Organic loan growth, the impact of the CARES Act and other government programs will also have to be considered. Many factors are [indiscernible] such as the development of anti-virus, government imposed restrictions on trade and travel, and the information as they come to light with increased [indiscernible]. There is obviously a lot to think about this year.
Our best [play] right now is to use our models [indiscernible] largely around economic projections so [indiscernible]. Like I said, I think we've been conservative here. A $100 million provision is a significant investment for Pinnacle into this – into a period of this much uncertainty. There's more than 20 times our usual provision run rate and results in our allowance of more than two times where we were at year end.
Post the Great Recession, the term green shoots became popular. There's a lot of discussion today about restarting the economy. The PPP, the other programs that make up the CARES Act and whatever comes next has to have a positive impact, so we remain optimistic not only about the markets where we operate, but in our business model and the 2,500 associates that work with Pinnacle.
As Terry mentioned, this management team has taken the operating position to get COVID behind us quickly in an effort to gain as much clarity as we can about our run rate going into the second half of 2020 and into 2021.
Now, some comments on capital.
First, we did redeem about $80 million of sub-debt early in the quarter that were [holdover] issuances from previous mergers.
We also acquired about 1 million shares of PNFP earlier in the quarter. We've now suspended our buyback program until we’re getting more clarity as to the length and depth of the pandemic.
We're not likely to regain approximately $130 million of bank sub-debt that was previously planned by us for redemption in the summer.
Additionally, we currently anticipate maintaining our dividend for the foreseeable future.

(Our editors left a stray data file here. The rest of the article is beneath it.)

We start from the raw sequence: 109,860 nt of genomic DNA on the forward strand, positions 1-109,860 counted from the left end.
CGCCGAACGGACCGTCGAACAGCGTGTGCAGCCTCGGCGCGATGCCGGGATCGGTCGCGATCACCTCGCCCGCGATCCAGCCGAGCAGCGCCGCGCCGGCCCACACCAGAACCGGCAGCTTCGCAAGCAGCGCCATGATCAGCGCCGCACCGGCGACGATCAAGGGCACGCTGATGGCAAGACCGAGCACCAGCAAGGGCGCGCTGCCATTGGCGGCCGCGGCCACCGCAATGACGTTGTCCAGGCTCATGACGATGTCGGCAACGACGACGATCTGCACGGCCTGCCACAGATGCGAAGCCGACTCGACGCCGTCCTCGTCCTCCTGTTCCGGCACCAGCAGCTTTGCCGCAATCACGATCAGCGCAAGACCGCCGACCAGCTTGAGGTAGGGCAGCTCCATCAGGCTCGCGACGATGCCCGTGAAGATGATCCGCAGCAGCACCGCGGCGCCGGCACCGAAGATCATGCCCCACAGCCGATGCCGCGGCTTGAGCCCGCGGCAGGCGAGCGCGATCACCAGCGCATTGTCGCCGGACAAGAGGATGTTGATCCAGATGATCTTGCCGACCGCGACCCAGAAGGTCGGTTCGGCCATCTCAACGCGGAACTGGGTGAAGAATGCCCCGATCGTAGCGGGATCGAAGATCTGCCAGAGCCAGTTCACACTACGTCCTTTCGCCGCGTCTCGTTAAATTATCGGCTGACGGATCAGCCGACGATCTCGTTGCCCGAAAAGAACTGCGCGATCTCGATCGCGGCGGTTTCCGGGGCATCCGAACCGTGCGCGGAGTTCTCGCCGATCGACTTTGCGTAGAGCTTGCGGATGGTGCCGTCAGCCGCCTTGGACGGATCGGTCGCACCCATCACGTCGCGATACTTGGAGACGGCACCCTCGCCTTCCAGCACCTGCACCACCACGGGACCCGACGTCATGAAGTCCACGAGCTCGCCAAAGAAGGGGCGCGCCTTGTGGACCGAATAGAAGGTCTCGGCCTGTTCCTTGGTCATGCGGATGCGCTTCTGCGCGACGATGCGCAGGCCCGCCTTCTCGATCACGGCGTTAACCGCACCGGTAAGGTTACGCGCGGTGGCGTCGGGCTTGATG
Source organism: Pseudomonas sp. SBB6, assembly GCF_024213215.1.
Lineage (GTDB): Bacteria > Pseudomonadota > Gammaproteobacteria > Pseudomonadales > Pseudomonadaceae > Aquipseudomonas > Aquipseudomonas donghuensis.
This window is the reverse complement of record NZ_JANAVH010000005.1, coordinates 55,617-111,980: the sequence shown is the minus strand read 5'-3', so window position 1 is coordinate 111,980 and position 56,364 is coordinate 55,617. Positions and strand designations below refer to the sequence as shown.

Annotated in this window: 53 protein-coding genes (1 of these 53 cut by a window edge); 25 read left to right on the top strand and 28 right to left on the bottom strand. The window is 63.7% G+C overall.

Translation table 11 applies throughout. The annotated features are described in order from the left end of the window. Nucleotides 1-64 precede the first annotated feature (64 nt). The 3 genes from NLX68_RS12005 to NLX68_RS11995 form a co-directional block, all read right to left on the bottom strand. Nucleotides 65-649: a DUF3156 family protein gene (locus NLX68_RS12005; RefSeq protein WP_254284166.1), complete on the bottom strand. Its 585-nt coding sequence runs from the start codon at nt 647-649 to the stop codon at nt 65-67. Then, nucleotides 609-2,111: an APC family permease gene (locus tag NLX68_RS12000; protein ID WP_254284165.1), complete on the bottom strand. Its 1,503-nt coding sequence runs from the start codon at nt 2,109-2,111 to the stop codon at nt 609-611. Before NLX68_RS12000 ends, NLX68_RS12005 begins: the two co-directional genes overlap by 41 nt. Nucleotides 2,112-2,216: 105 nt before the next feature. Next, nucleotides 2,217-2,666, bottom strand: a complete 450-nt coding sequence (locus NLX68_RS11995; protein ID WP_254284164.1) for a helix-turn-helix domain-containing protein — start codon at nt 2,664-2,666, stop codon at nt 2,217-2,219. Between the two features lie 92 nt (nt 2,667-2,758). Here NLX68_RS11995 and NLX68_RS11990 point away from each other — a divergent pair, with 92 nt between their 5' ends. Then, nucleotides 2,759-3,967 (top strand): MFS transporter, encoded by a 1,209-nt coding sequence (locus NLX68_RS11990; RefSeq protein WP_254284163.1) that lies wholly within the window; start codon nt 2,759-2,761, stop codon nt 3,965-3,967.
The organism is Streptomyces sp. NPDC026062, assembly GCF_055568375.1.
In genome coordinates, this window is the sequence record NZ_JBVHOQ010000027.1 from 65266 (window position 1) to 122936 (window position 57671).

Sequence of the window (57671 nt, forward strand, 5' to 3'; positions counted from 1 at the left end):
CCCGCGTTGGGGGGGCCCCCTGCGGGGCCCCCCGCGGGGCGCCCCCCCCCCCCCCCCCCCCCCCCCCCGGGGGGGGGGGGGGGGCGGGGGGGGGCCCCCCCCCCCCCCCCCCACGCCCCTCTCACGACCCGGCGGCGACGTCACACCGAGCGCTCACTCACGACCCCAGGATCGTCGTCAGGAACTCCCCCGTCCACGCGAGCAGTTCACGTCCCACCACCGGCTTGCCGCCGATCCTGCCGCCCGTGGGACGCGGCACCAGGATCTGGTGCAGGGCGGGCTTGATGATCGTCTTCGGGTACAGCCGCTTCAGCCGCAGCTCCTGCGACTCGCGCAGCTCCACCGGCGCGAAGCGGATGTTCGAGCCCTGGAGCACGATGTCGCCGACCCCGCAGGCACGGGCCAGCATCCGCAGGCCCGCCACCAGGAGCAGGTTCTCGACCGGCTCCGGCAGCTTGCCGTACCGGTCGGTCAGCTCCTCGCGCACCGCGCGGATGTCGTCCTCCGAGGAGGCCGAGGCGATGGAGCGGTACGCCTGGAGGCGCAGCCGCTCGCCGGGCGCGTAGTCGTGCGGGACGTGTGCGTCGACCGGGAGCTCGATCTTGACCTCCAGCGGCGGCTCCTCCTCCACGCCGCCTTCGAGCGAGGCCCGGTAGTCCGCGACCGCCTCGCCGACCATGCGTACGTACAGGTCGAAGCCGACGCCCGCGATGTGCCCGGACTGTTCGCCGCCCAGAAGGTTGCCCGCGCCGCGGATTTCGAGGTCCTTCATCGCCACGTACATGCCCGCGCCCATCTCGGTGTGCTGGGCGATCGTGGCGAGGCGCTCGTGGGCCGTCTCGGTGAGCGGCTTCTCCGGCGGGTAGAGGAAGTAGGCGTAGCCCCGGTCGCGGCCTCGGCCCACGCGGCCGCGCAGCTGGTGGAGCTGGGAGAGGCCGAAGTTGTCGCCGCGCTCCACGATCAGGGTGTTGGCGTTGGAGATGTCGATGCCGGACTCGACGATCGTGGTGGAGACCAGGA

Lastly, we did experience tangible book value accretion during the quarter as our management remains focused on this metric.
Capital ratios did experience some dilution by 20 basis points to 30 basis points this quarter back to levels more consistent with about a year ago.
Our [100/300] ratios were basically flat with the fourth quarter.
Our participation in the PPP program shouldn't impact regulatory ratios once those funds are fully funded in the second quarter. Holding company cash is sufficient to carry about [indiscernible] quarters of dividends and debt service. Basically, we feel good about our capital.
Obviously, credit will be the driving force behind any changes to our previous statements. Like probably every investment banker listening to this call, we too have been conducting stress testing and burn down analysis using multiple scenarios. We've incorporated Great Recession loss rates, [indiscernible] loss rates, historical charge-off rates and other scenarios. It’s way too early in this crisis to conclude that our CECL and stress testing algorithm is accurate, but we walk away from our stress testing, feeling that – very strongly that our capital is strong and we will need to deliver to common shareholders as a result of the pandemic.
This slide is new, but not inconsistent with what other bankers are talking about on conference calls. The PPP program will be significantly impactful in the second quarter and Terry will discuss that in just a few seconds. All in all, it's steady as she goes right now. The last few weeks have presented us, as well as all bankers, significant challenges.
We couldn’t be proud of our – couldn't be prouder of our 2,500 Pinnacle associates.
Our goal today is to support our clients, particularly our borrowers, all the while making sure that we are making prudent credit decisions.
We are here to provide our clients the capital they need to weather the storm so that they initially are able to thrive in short order.
With that, I will turn it back over to Terry.